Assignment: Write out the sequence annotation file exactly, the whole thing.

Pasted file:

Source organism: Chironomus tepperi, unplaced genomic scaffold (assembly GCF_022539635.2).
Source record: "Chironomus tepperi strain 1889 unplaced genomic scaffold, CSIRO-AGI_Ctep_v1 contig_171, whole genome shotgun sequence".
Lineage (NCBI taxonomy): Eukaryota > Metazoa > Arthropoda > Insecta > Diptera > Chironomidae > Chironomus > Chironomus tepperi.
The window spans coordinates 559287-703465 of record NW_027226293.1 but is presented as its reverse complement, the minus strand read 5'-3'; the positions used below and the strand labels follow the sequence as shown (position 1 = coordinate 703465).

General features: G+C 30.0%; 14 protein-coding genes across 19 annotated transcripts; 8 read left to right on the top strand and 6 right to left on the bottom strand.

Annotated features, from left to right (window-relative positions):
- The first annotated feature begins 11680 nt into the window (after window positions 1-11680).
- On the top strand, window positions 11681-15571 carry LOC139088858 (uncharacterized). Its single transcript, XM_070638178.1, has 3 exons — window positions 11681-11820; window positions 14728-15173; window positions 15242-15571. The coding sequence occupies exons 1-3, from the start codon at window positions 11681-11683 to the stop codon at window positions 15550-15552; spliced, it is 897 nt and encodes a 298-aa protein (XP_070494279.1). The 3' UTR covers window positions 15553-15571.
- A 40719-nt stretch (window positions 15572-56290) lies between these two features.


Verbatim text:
Source organism: Chironomus tepperi, unplaced genomic scaffold (assembly GCF_022539635.2).
Source record: "Chironomus tepperi strain 1889 unplaced genomic scaffold, CSIRO-AGI_Ctep_v1 contig_171, whole genome shotgun sequence".
Lineage (NCBI taxonomy): Eukaryota > Metazoa > Arthropoda > Insecta > Diptera > Chironomidae > Chironomus > Chironomus tepperi.
The window spans coordinates 559287-703465 of record NW_027226293.1 but is presented as its reverse complement, the minus strand read 5'-3'; the positions used below and the strand labels follow the sequence as shown (position 1 = coordinate 703465).

General features: G+C 30.0%; 14 protein-coding genes across 19 annotated transcripts; 8 read left to right on the top strand and 6 right to left on the bottom strand.

Annotated features, from left to right (window-relative positions):
- The first annotated feature begins 11680 nt into the window (after window positions 1-11680).
- On the top strand, window positions 11681-15571 carry LOC139088858 (uncharacterized). Its single transcript, XM_070638178.1, has 3 exons — window positions 11681-11820; window positions 14728-15173; window positions 15242-15571. The coding sequence occupies exons 1-3, from the start codon at window positions 11681-11683 to the stop codon at window positions 15550-15552; spliced, it is 897 nt and encodes a 298-aa protein (XP_070494279.1). The 3' UTR covers window positions 15553-15571.
- A 40719-nt stretch (window positions 15572-56290) lies between these two features.